Reiko Goto

My artistic subject matter is the life of nature.
By contemplating nature, I seek to renew my own identity.

My ecological and environmental art practice involves two attempts; one is to ask nature, and the other one is to enter into a community of nature, to seek its support with other people. What does it mean to ask nature? I have heard that the Inuit have many different words for describing various kinds of snow. The Inuit can verify not only the different shapes and textures of snow, but also the different conditions when it falls. Careful observations and generations of life experiences make the Inuit understand snow in a different way than people who live out side of their region and culture. I am not an Inuit, but I seek to understand nature. I would like to attempt to become native to this place that I am occupying. I seek relationships with people that have been or are becoming native to this place. I seek a community of care.

Transformation starts at the moment when people gather to discuss their place. Each community has different interests, struggles, and relationships to its place. Each community includes people who have observed and stood as witnesses for the nature that defines its regions. I would like to find new ways for people to speak, see, and find new ideas and methods for creative engagement with their place. I am interested in experience, dialogue, mutual values, diverse visions, and real examples about culture, nature, and place.

I believe everything has life and spirit. How could we help support the spirit of rivers? The word spirit comes from the Latin word spiritus , breathing or spirare, to breath. The definition of spirit in an English dictionary is “an animating or vital principle held to give life to physical organisms.” Rivers breathe in and out constantly. It is most obvious in the spring and fall, because the water is cooler than the air in the spring, and warmer than the air in the fall. Rivers exchange vapors in the form of low lying clouds, fog, and swirling mists. We see the rivers’ breath like we see our own on cold days.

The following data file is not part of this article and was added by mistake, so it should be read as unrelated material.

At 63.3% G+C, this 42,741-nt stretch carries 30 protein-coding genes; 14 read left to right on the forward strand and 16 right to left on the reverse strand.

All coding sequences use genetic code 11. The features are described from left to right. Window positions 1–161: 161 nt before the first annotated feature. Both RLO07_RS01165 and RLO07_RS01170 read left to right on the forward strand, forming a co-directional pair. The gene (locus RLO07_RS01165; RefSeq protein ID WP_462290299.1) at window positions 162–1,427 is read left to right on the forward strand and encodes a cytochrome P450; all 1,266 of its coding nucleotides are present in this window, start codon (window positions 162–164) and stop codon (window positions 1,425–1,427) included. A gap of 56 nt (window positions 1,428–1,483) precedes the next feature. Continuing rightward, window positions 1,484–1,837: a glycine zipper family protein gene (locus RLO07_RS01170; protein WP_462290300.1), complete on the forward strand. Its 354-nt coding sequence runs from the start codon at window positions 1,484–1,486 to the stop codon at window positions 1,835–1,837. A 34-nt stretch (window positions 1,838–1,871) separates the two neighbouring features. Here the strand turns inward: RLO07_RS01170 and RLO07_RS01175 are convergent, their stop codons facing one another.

Once I learned to take care of baby wild life. I would pay attention to the sound of the baby’s breathing. When one was ill, one of the most affective treatments was simply to hold it warmly. Sometimes I wonder how I can learn to hold and care for a river. Could I ever be sensitive enough yet expansive enough to hear its breath?

The spirit and heart of the arts is creativity. Creativity is an ability that everyone possesses. Creativity is the process of changing our place, our culture, and its ecological context. We must clear away the old, to make way for the new. It is the shame of loss, and even death, which is the pre-condition of rebirth and new life. This is a natural condition that occurs and reoccurs each year in nature and in human communities. Creating change and transformation, we must consider radical democratic processes that include diverse human communities. We must listen to natural silent participants in our place: the sunshine, air, clouds, trees, grass, water in the rivers, and the beings that live on the land, in the air, and in the water. A change and transformation takes time. Often we cannot predict how long it will take, and it can be very hard to tell whether it is successful or not. If an artist chooses a life of inquiry in a social or ecological transformation, she must be flexible to work with many different kinds of people, life-forces, places, materials, and subject matters. The conditions of the opportunity, along with the funding, and place define the opportunity and constraint. The artist must seek different ways to express and present her ideas, thoughts, and feelings. Each creative effort has a moment of intent, the beginning and ultimately an ending. This leads us to the next cycle of creative engagement and practice.